Stories are the most efficient way of storing, retrieving and conveying information. Since stories require active participation from the listener, they are the most profound social form of human interaction, communication and learning. Telling stories for any organizational purpose only scratches the surface. Through my research and consulting, I have learned how to use stories as powerful vehicles for eliciting people’s experiences and knowledge, and helping people hear each other and themselves in deeper ways to promote reflection and learning in organizations.
Have you considered that …
- A learning event is an unfolding story.
- People craft stories to make sense of what they are learning.
- Stories are at the intersection of people’s synthesis of learning.
- Stories are tools for thinking.
- You can move through complex information more efficiently with story devices than with standard forms of discourse.
- Breaking a story up into smaller pieces throughout a learning event will help you anchor your learning and hold people’s attention.
- Scenarios can be used as mini virtual reality simulators to engage people in stimulating conversation.
Telling stories is the tip of the iceberg. We need to be able to listen for the stories, look for emerging patterns, and explore the contours of this terrain as meaning emerges. Search for context and the message behind the story. And, perhaps most central to our discussion: Learning events need to trigger and elicit stories from participants.
Don’t be concerned if stories don’t get shared during a live event. If people are reflecting on stories, they’ll be making invaluable links to your key messages. Stories touch our imaginations. Real changes in behavior related to performance percolate in our imaginations before they ever become visible.
Stories that create engagement don’t need to be long, drawn-out dramas. Two or more smaller stories woven together can be more effective than one big story.
Just as words mean different things to different people, stories are indexed with different “tags” in peoples’ heads. The danger of limiting yourself to one big story is that you’re treating stories as encoded messages. Stories tickle, tease and invite participation. So, collaging two or more stories together increases the likelihood that your stories will resonate with your learners.
The same holds true for stories from others. In fact, they may not even feel like stories when you hear them. They might be a pointer to a story; a short phrase that acts as a placeholder to an experience. These can be probed and expanded upon during learning events, as time and circumstances permit.
Stories are always happening. Does your learning organization have a story bank? Here are a couple of ideas to get started: Become mindful of stories; develop mechanisms for collecting stories from customers, employees, stakeholders, etc.; and offer people formal/structured and informal/unstructured opportunities to share stories.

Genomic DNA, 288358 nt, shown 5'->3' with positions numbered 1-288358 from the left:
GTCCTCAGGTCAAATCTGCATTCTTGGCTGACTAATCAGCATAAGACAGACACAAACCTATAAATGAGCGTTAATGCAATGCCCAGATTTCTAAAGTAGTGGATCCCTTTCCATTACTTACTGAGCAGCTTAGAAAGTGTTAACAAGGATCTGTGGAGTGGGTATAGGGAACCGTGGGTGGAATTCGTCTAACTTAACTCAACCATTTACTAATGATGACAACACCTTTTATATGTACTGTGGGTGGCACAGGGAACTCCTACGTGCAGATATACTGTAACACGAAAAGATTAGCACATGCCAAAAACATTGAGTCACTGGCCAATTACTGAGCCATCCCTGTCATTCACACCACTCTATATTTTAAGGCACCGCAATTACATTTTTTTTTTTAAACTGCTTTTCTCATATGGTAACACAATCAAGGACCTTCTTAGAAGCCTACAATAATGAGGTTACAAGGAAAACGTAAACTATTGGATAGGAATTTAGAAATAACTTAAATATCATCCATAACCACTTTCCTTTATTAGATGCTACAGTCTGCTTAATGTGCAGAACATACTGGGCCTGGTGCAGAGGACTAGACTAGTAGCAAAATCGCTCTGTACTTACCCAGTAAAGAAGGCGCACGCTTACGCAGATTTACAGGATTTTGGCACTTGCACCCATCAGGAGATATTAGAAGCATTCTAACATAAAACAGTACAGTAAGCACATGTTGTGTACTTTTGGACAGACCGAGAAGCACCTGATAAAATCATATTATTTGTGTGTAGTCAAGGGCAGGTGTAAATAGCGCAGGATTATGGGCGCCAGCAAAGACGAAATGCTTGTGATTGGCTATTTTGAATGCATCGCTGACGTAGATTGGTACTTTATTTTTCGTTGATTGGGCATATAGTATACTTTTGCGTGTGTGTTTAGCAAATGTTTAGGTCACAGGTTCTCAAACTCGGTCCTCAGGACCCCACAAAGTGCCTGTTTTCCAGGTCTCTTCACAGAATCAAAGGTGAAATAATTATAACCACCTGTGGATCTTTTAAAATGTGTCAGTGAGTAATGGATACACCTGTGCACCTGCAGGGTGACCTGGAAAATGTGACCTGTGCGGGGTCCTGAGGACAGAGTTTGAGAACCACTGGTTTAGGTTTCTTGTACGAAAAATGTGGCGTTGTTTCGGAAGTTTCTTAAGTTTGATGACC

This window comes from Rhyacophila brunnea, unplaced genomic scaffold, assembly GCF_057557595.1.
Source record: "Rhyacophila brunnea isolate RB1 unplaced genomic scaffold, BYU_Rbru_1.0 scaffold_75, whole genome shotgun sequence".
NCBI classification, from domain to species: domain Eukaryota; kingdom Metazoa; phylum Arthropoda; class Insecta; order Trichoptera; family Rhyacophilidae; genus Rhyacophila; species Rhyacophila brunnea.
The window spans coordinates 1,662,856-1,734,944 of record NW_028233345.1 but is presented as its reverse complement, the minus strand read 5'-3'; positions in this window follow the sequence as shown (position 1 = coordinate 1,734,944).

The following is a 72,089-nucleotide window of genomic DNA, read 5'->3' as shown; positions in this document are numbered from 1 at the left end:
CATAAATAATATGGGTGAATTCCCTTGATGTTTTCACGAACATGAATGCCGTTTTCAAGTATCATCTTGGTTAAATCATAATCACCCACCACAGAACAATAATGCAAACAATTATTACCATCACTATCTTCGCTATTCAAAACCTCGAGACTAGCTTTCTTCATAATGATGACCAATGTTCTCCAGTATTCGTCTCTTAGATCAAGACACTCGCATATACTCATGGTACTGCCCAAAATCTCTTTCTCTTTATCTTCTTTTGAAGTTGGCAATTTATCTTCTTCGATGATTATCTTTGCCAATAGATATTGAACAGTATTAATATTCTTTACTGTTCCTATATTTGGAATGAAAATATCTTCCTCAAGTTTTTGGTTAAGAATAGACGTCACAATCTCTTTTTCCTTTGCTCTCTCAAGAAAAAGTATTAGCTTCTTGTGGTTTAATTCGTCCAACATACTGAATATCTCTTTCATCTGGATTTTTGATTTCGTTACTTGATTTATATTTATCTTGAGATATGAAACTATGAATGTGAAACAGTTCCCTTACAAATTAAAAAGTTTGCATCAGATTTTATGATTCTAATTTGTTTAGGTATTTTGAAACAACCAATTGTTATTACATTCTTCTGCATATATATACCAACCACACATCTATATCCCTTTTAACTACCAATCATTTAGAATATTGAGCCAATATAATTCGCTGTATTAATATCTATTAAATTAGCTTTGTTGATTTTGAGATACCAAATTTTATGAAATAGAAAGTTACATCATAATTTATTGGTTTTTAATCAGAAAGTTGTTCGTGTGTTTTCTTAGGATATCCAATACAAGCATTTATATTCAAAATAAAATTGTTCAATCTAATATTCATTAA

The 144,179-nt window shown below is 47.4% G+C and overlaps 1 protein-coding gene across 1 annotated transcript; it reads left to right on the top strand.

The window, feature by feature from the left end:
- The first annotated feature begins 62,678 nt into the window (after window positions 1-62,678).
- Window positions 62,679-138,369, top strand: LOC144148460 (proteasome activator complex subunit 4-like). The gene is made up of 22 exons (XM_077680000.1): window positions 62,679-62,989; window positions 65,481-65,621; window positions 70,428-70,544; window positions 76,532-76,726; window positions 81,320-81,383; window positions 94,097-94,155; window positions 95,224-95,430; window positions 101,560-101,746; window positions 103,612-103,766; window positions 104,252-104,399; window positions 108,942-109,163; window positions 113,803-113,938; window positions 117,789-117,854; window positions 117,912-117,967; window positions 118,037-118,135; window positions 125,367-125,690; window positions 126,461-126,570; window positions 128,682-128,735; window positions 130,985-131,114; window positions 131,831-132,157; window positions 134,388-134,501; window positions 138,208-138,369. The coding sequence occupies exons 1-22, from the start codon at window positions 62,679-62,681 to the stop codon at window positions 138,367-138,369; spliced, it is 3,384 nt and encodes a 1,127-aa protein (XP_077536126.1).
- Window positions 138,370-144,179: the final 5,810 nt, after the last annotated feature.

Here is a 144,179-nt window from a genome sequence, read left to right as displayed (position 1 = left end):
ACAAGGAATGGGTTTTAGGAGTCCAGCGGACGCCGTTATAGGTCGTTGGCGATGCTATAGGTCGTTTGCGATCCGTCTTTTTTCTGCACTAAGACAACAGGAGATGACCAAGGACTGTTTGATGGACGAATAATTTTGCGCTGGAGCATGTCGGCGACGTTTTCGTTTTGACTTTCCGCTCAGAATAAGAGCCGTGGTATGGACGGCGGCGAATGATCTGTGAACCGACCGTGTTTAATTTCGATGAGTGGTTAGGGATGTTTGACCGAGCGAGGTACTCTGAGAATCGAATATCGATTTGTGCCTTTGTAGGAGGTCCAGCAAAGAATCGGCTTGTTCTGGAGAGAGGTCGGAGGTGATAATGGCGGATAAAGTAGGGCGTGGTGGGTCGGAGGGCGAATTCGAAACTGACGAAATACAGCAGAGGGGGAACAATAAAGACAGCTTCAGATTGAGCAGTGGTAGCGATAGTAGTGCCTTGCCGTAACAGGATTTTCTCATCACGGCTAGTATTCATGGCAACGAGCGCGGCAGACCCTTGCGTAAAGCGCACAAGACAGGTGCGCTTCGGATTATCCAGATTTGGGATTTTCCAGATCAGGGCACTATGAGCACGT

How do I get stories for my story bank?
- Listen carefully to comments during live, online learning events, meetings, project debriefs, mentoring and coaching programs.
- Invite veteran employees to special focus groups designed to elicit stories.
- Mine your social media outlets regularly.
- Hold story contests.
- Provide story prompts to get people going; one story usually leads to another.
- Give people timelines.
- Generate a good stream of questions.
- Show genuine interest and curiosity in others, their experiences, and how they formed their worldviews.
Stories map to one another; we create relationships and look for parallels between stories. In this way, stories are also building blocks for learning. We learn by associating new pieces of information with existing ones. When experience remains isolated in a single domain, it is horribly inefficient. Roger Schank, founder of the Institute for the Learning Sciences at Northwestern University and Socratic Arts, asserts that intelligence is the ability to easily index our vast array of experiences, and make connections between old and new ones.
I feel we tend to confuse communication with learning. Most of us spend our time in organizations communicating in the explicit ways expected of us. If we can’t say it straight, or make it immediately digestible, then we have failed. Conversational forms of learning thrive on implicit communication, and stories are implicit. Although this may seem counter-intuitive, stories used to stimulate the storytelling of others will yield the best results.
Story-based Communication Skills
The model we use for building a story culture at Accenture and for our clients consists of three areas and nine skills. The skills in the Core describe how we can become open, aware and sensitive to stories. The skills in the Process describe how we transform experiences into meaningful, reusable stories. The skills in Interaction describe how we use stories to communicate and connect with others. Good news: Everyone is a natural storyteller; people are naturally wired with this equipment.
Below is a list of the nine skills and sample behaviors for each. Organizations can employ a variety of learning strategies to help people tap into the natural storytelling equipment.
Stories offer a wealth of opportunities for inciting insights in others. Stories are a powerful tool for learning because they can move people safely away from their comfort zones, and help them encounter something totally new. In this way, stories act as transporters. They are low-tech, virtual reality simulators capable of fabricating intricate worlds of discovery. Every time a story is told, listeners enter the realm of the imagination.
The imagination is a sacred learning place that touches our hearts, emotions and minds. Stories are theaters of imagination where people can play with characters and plots to fashion new possibilities for themselves and co-creatively with others.